Lung Cancer

Learning About Your Specific Lung Cancer Diagnosis is Key

Receiving a lung cancer diagnosis is life-changing. Give yourself time to digest the news, and then learn as much as you can about your exact diagnosis and the types of support available. Begin by using the resources in this guide and those from your health care team.

There was a time when lung cancer was primarily found in people who had a history of smoking, but today, it is often found in non-smokers and never smokers as well. However, the outlook for many people diagnosed with lung cancer is improving significantly with the advances made in precision medicine, multidisciplinary care and research studies known as clinical trials. The presence of certain biomarkers, for example, can help your doctor choose a treatment that is most likely to be successful for you. Researchers continue to look at ways to prevent, diagnose, manage and treat all forms of lung cancer, meaning there may be additional options on the horizon.

Knowing key information, such as the stage of your cancer and any biomarkers that are present, will help you feel more prepared to make well-informed treatment decisions.


Explaining Lung Cancer

Your lungs are a pair of large, spongy, expandable organs in your chest cavity that are surrounded by a thin layer of protective tissue (pleura). The right lung is a little larger with three parts (lobes), and the left lung has only two. When you inhale, your lungs absorb oxygen, which is delivered to neighboring red blood cells that then deliver the oxygen to the rest of your body. When you exhale, your lungs rid the body of carbon dioxide. Your diaphragm helps your lungs expand and contract when you breathe.

Lung cancer often begins in the lining of the airways when abnormal cells grow out of control, dividing faster and living longer than normal cells. Over time, these cancerous cells accumulate to form a tissue mass (primary tumor). Left untreated, a primary tumor may grow into the pleura and form secondary tumors nearby. The cancer cells can eventually crowd out the normal cells to make breathing increasingly difficult.

In advanced disease, lung cancer cells may break away to form tumors in the opposite lung and distant sites such as the liver, brain or bones. These are known as metastases, which are still considered lung cancer and are treated as such.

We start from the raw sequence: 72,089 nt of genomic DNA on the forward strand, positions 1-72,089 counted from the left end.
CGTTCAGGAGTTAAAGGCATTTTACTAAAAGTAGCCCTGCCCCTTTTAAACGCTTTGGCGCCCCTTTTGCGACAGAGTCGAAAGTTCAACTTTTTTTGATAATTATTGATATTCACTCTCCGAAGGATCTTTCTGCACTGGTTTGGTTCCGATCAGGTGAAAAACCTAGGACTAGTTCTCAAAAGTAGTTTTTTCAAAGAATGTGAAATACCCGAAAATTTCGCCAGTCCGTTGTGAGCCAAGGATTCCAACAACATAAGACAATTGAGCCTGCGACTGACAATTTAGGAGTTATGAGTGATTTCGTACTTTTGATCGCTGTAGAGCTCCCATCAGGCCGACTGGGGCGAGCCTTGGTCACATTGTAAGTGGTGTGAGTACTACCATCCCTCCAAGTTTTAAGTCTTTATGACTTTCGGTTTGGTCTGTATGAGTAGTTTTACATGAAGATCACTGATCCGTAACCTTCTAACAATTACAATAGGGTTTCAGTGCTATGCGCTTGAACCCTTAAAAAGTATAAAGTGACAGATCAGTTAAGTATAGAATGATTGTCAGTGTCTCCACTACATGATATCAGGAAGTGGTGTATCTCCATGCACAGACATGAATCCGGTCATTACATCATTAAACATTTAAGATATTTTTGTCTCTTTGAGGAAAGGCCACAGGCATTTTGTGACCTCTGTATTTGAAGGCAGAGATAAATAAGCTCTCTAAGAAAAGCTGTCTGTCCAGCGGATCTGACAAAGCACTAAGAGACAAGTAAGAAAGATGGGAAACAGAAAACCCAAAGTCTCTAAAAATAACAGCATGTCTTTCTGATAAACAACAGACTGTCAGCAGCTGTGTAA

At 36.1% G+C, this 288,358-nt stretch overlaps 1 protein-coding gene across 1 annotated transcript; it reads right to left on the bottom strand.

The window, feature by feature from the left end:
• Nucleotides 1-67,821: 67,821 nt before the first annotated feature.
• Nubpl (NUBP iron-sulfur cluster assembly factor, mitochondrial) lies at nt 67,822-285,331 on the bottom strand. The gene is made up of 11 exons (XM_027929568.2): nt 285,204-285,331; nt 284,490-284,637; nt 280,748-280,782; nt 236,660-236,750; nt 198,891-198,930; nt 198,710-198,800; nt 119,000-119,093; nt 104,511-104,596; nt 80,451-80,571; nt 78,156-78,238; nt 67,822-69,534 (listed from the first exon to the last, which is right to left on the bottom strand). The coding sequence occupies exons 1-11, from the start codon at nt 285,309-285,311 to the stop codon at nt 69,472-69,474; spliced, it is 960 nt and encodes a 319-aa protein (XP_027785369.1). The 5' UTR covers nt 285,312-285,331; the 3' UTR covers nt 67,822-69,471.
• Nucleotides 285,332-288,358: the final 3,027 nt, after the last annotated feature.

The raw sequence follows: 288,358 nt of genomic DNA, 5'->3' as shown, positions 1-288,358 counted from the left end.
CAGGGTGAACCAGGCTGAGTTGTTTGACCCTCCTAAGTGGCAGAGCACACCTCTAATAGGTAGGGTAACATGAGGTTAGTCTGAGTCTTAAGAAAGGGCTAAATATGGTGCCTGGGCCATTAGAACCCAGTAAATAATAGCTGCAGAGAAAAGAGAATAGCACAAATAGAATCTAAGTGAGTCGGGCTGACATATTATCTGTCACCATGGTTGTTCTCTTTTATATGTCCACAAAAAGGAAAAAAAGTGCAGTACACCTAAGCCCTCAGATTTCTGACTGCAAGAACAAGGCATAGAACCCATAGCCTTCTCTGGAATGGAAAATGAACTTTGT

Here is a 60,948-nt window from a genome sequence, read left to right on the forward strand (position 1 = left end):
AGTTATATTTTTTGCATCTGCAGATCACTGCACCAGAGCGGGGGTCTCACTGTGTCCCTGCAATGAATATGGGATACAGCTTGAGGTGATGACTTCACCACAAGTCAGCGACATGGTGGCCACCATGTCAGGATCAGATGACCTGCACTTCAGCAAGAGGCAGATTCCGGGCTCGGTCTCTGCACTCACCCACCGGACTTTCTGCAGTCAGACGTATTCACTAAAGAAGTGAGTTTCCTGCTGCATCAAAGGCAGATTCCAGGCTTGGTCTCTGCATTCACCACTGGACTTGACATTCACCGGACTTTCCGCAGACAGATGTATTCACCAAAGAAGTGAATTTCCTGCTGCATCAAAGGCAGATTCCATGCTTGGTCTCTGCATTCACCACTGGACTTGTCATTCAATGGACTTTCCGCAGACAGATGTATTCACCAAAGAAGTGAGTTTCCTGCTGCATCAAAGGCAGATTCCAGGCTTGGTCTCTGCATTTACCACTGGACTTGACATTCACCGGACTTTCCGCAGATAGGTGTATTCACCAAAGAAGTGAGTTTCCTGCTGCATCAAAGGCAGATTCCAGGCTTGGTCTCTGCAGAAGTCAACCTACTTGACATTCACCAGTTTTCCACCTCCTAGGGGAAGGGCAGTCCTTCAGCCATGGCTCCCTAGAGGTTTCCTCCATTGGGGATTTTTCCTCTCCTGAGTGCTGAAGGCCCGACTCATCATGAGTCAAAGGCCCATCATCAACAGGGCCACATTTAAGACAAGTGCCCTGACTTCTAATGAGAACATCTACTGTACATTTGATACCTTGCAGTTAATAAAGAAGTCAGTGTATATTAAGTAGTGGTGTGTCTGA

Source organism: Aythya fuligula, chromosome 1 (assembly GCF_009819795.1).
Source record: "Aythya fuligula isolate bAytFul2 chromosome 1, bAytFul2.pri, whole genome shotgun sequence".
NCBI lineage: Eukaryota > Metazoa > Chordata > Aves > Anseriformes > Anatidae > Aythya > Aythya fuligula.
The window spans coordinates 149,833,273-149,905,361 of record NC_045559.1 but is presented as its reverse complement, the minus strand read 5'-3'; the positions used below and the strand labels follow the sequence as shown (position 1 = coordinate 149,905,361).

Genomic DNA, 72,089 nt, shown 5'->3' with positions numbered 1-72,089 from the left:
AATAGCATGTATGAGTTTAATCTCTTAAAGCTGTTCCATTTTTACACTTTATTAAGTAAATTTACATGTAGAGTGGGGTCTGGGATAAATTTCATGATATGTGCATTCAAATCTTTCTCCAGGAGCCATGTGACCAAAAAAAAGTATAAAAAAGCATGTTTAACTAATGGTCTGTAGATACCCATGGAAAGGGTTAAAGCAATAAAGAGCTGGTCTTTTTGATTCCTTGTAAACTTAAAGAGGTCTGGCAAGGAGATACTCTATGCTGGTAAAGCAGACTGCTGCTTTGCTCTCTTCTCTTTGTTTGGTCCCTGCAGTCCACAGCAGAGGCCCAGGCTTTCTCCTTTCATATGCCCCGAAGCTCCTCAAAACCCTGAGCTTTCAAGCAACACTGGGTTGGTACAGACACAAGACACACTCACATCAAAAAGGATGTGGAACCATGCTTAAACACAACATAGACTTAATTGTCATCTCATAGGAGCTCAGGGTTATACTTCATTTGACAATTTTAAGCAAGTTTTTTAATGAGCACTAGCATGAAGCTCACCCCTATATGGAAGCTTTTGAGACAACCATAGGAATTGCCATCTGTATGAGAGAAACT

After evaluating and analyzing the cancer cells in a biopsy specimen or fluid taken from the lung or elsewhere, a pathologist will define the type of lung cancer you have, which will help guide treatment decisions.

Adenocarcinoma is the most common subtype diagnosed, especially in people who have never smoked. It generally begins in the mucus-producing cells in the more distal (those that are farthest away) airways. It tends to grow more slowly than other types and tends to develop in the peripheral lung and spread to distant sites more often than other types except for small cell lung cancer.

Squamous cell lung cancer (epidermoid carcinoma) is the second most common subtype diagnosed and starts in the early versions of squamous cells, the thin, flat cells that line the more central airways in the lungs. It most often develops in smokers and in the central lung. It spreads to distant sites less often than adenocarcinoma.

Large cell lung cancer, the least common type of lung cancer, can develop anywhere in the lungs and tends to grow and spread quickly. When large cell lung cancer includes neuroendocrine features, such as higher than normal amounts of hormones, it may behave and be treated like small cell lung cancer, and other times it may have features more like adenocarcinoma.

Adenocarcinoma and squamous cell and large cell lung cancers are sometimes collectively referred to as non-small cell lung cancer (NSCLC), which accounts for the majority of lung cancer diagnoses. Each type has distinct characteristics and responses to treatment, which makes it important for your doctor to determine the specific type.

Small cell lung cancer (SCLC), named for its appearance under a microscope, often starts in the central airways (bronchi) in the center of the chest. An aggressive form of lung cancer, it most often spreads to distant parts of the body before it is found.

Limited-stage SCLC is confined to one part of the chest, in just one part of the lung and in nearby lymph nodes. Extensive-stage SCLC has spread to other parts of the body, such as the bone, brain or other lung. SCLC cells may secrete proteins that cause symptoms such as neurologic weakness or abnormalities in blood electrolytes.

Much less common types of lung cancer, which can also begin in other organs, include mesothelioma, typical and atypical carcinoid tumors, sarcoma and others.

Key Takeaways

  • Knowing your exact diagnosis is important. Ask your doctor or nurse to write it down for you.
  • Your health care team is a valuable resource for learning more about your diagnosis.
  • The type of lung cancer you have will help guide the treatment that may work best for you.
  • Research is underway that may offer more treatment options in the near future.